At attack on a hospital in eastern Afghanistan reportedly killed at least 20 people and as many as 35 Saturday.
Government officials told the New York Times that a sport utility vehicle packed with explosives blew up outside the Akbar Khail hospital, a 10-bed clinic in Logar Province. The clinic is about 40 miles southeast of Kabul.
The attack, which left dozens more dead, was one of the worst in Afghanistan this year, reports Reuters.
The Taliban denied responsibility, insisting they do not target hospitals.
"This is a despicable attack against civilians who were seeking medical care, as well as visiting family members and health workers," Staffan de Mistura, the U.N. chief in Afghanistan, reportedly said in a statement.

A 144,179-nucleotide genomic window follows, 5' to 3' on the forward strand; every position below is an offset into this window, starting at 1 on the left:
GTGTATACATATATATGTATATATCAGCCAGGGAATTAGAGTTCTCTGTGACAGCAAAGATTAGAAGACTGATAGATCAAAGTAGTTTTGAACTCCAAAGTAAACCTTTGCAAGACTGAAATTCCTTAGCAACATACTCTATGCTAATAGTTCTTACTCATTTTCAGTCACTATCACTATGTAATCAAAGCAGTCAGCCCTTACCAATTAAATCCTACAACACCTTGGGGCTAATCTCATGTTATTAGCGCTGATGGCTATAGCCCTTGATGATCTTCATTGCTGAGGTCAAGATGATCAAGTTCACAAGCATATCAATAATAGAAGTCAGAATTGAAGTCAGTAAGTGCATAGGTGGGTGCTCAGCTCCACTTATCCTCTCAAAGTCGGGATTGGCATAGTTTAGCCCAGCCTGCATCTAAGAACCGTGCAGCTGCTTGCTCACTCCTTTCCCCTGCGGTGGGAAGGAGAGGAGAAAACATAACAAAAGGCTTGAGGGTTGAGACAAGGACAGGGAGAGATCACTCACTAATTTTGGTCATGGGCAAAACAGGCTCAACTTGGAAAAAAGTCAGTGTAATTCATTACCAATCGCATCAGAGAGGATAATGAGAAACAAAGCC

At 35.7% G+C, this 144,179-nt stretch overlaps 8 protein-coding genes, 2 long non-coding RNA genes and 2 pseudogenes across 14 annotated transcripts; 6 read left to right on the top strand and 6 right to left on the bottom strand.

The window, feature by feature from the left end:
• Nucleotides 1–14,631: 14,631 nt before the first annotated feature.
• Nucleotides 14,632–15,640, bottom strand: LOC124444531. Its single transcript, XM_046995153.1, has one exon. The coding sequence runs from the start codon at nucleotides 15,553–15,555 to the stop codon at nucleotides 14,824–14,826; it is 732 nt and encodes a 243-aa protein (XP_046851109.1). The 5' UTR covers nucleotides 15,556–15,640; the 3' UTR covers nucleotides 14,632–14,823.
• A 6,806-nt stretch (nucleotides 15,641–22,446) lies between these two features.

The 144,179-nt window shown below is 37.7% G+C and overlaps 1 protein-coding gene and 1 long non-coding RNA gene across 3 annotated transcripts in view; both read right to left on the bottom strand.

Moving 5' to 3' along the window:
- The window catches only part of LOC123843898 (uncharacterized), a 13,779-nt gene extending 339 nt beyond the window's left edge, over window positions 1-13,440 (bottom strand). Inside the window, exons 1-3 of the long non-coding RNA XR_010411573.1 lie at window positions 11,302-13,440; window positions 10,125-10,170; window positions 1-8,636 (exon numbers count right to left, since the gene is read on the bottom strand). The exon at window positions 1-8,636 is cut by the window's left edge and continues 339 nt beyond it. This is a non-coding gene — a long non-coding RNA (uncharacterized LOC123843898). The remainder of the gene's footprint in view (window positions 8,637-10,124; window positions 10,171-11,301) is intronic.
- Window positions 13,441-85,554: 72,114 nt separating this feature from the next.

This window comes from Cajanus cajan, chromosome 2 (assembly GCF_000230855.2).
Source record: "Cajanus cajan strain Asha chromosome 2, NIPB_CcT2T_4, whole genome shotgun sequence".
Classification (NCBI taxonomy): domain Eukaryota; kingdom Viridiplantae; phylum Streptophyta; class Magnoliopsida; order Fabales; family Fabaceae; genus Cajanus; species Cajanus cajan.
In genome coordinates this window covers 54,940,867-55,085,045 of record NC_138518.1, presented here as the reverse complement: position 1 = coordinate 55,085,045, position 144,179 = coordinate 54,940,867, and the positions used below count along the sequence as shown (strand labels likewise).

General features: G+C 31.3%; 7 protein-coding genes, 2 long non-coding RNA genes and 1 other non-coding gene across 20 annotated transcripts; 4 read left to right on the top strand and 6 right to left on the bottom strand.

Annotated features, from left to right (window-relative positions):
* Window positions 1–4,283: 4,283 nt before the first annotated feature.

The attack leveled the hospital and sent debris crashing down on patients and staff, Din Mohammad Darwish, a spokesman for the provincial governor’s office, told the Times.
“The hospital is totally destroyed,” he said. “The numbers may go higher.”
The blast left people buried under the rubble.
The hospital, originally meant as a maternity clinic, was built with United States Agency for International Development money.
The Afghan health ministry called the attack unprecedented and inhumane, the BBC reports.
Attacks that kill civilians have increasingly angered Afghans over the years of the war. Both insurgents and the Afghan government have accused NATO-forces of accidentally killing civilians while targeting militants, Reuters reports.
A U.N. report, though, has shown that militants are responsible for 75 percent of civilian deaths.
The United Nations also announced that May was the deadliest month in Afghanistan for civilians since 2007, with 368 killed, BBC states.